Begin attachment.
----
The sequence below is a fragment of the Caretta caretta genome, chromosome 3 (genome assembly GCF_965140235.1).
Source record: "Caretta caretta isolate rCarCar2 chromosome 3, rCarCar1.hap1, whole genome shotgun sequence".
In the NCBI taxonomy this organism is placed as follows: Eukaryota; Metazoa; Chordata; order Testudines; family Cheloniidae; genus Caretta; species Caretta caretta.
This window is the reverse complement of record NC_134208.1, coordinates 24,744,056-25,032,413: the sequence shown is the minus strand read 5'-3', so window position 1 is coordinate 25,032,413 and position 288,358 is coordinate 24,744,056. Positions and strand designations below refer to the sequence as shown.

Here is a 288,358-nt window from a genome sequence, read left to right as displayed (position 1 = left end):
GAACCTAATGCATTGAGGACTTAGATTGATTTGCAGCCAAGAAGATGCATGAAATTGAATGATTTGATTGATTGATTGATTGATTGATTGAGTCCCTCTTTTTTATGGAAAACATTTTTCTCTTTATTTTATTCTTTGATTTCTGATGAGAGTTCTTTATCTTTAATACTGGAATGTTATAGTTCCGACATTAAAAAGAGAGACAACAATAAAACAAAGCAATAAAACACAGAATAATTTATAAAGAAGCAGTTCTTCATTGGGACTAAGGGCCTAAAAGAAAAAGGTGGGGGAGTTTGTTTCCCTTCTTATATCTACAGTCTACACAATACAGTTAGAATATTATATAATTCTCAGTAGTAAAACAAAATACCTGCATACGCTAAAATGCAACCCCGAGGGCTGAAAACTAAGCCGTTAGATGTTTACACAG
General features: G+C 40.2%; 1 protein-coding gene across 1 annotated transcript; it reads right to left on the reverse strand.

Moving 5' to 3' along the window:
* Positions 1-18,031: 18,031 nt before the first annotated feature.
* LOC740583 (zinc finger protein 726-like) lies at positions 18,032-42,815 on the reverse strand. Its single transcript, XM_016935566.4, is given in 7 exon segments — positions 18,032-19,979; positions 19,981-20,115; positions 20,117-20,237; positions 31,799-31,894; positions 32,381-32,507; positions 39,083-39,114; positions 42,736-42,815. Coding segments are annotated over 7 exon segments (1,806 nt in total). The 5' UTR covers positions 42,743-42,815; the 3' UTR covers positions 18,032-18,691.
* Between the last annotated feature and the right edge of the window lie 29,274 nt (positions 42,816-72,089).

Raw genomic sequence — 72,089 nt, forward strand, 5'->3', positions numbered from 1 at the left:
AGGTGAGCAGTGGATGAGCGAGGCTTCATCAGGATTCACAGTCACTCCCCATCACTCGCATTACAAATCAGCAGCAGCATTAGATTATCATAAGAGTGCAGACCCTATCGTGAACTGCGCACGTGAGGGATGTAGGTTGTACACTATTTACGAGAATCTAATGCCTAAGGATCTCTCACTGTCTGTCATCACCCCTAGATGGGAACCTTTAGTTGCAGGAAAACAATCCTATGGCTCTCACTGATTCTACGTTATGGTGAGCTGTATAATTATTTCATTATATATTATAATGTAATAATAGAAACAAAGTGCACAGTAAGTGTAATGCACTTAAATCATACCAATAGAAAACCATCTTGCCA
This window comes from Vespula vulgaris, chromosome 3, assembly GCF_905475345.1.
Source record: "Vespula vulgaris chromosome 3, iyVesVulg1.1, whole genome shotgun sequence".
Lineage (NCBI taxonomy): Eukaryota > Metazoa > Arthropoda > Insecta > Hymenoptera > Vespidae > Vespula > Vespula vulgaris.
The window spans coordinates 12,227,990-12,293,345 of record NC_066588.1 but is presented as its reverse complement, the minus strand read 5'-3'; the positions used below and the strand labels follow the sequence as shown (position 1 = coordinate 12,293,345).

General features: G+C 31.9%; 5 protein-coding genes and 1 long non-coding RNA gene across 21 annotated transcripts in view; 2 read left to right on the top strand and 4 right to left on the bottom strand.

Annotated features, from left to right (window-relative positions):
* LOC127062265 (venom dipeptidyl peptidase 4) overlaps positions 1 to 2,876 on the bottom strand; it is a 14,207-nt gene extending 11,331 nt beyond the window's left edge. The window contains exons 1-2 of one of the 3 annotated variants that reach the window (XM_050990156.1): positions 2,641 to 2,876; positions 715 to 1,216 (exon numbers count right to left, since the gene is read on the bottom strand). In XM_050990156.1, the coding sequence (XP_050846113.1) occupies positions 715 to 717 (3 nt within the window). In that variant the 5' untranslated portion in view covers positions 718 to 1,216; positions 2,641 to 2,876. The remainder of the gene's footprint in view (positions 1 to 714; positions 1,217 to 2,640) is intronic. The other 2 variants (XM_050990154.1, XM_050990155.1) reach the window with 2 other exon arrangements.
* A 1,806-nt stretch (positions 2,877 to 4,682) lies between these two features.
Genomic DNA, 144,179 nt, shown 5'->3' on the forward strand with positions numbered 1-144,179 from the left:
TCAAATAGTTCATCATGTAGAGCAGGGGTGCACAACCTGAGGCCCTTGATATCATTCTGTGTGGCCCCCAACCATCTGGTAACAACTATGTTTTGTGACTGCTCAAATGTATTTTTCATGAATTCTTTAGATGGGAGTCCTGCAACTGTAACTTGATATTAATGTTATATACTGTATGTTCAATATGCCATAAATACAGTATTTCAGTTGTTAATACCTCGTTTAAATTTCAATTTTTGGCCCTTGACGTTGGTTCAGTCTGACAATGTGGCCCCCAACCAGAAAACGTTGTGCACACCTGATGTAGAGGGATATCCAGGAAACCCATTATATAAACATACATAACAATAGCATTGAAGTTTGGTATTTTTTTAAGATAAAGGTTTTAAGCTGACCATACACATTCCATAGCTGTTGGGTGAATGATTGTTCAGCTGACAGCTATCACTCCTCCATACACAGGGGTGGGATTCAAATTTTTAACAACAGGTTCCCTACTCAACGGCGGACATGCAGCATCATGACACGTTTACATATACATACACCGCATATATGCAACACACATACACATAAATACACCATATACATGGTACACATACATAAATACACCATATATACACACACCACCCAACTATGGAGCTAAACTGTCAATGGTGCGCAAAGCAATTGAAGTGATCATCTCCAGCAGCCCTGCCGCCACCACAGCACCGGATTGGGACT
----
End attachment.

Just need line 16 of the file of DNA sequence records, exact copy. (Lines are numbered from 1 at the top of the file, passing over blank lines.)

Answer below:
Lineage (NCBI taxonomy): Eukaryota > Metazoa > Arthropoda > Insecta > Hymenoptera > Vespidae > Vespula > Vespula vulgaris.